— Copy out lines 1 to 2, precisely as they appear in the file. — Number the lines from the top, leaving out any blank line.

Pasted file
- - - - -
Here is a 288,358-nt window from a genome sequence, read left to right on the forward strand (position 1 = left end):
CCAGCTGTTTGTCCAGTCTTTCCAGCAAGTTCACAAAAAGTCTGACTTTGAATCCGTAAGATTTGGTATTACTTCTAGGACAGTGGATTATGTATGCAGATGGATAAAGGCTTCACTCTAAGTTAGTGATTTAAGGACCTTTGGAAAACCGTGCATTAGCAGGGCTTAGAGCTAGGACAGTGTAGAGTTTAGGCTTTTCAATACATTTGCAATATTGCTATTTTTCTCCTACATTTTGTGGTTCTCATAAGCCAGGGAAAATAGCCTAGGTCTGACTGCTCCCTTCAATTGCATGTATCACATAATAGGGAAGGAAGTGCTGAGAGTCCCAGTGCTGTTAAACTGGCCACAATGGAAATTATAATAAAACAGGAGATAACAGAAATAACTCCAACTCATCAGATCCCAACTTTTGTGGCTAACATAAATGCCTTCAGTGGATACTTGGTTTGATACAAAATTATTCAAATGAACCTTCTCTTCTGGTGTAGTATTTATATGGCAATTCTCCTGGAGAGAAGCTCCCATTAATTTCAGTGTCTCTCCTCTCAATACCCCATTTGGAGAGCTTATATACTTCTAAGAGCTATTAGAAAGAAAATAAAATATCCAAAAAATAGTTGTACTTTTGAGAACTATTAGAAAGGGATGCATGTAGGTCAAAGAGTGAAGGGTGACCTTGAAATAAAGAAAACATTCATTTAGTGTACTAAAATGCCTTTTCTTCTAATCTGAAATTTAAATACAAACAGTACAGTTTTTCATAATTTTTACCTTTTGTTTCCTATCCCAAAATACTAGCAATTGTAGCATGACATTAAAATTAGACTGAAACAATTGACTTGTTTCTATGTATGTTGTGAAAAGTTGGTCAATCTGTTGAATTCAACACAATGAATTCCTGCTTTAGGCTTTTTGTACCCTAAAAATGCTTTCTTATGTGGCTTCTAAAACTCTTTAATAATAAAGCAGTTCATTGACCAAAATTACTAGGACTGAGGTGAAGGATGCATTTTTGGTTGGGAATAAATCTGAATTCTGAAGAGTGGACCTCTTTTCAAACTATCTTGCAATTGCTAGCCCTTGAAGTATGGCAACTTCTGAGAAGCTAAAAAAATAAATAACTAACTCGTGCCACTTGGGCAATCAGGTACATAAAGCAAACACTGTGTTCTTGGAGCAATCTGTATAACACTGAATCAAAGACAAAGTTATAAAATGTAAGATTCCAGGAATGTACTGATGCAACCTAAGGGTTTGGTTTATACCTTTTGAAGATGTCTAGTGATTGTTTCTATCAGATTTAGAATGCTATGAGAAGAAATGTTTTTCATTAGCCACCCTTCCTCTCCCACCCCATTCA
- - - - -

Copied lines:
Here is a 288,358-nt window from a genome sequence, read left to right on the forward strand (position 1 = left end):
CCAGCTGTTTGTCCAGTCTTTCCAGCAAGTTCACAAAAAGTCTGACTTTGAATCCGTAAGATTTGGTATTACTTCTAGGACAGTGGATTATGTATGCAGATGGATAAAGGCTTCACTCTAAGTTAGTGATTTAAGGACCTTTGGAAAACCGTGCATTAGCAGGGCTTAGAGCTAGGACAGTGTAGAGTTTAGGCTTTTCAATACATTTGCAATATTGCTATTTTTCTCCTACATTTTGTGGTTCTCATAAGCCAGGGAAAATAGCCTAGGTCTGACTGCTCCCTTCAATTGCATGTATCACATAATAGGGAAGGAAGTGCTGAGAGTCCCAGTGCTGTTAAACTGGCCACAATGGAAATTATAATAAAACAGGAGATAACAGAAATAACTCCAACTCATCAGATCCCAACTTTTGTGGCTAACATAAATGCCTTCAGTGGATACTTGGTTTGATACAAAATTATTCAAATGAACCTTCTCTTCTGGTGTAGTATTTATATGGCAATTCTCCTGGAGAGAAGCTCCCATTAATTTCAGTGTCTCTCCTCTCAATACCCCATTTGGAGAGCTTATATACTTCTAAGAGCTATTAGAAAGAAAATAAAATATCCAAAAAATAGTTGTACTTTTGAGAACTATTAGAAAGGGATGCATGTAGGTCAAAGAGTGAAGGGTGACCTTGAAATAAAGAAAACATTCATTTAGTGTACTAAAATGCCTTTTCTTCTAATCTGAAATTTAAATACAAACAGTACAGTTTTTCATAATTTTTACCTTTTGTTTCCTATCCCAAAATACTAGCAATTGTAGCATGACATTAAAATTAGACTGAAACAATTGACTTGTTTCTATGTATGTTGTGAAAAGTTGGTCAATCTGTTGAATTCAACACAATGAATTCCTGCTTTAGGCTTTTTGTACCCTAAAAATGCTTTCTTATGTGGCTTCTAAAACTCTTTAATAATAAAGCAGTTCATTGACCAAAATTACTAGGACTGAGGTGAAGGATGCATTTTTGGTTGGGAATAAATCTGAATTCTGAAGAGTGGACCTCTTTTCAAACTATCTTGCAATTGCTAGCCCTTGAAGTATGGCAACTTCTGAGAAGCTAAAAAAATAAATAACTAACTCGTGCCACTTGGGCAATCAGGTACATAAAGCAAACACTGTGTTCTTGGAGCAATCTGTATAACACTGAATCAAAGACAAAGTTATAAAATGTAAGATTCCAGGAATGTACTGATGCAACCTAAGGGTTTGGTTTATACCTTTTGAAGATGTCTAGTGATTGTTTCTATCAGATTTAGAATGCTATGAGAAGAAATGTTTTTCATTAGCCACCCTTCCTCTCCCACCCCATTCA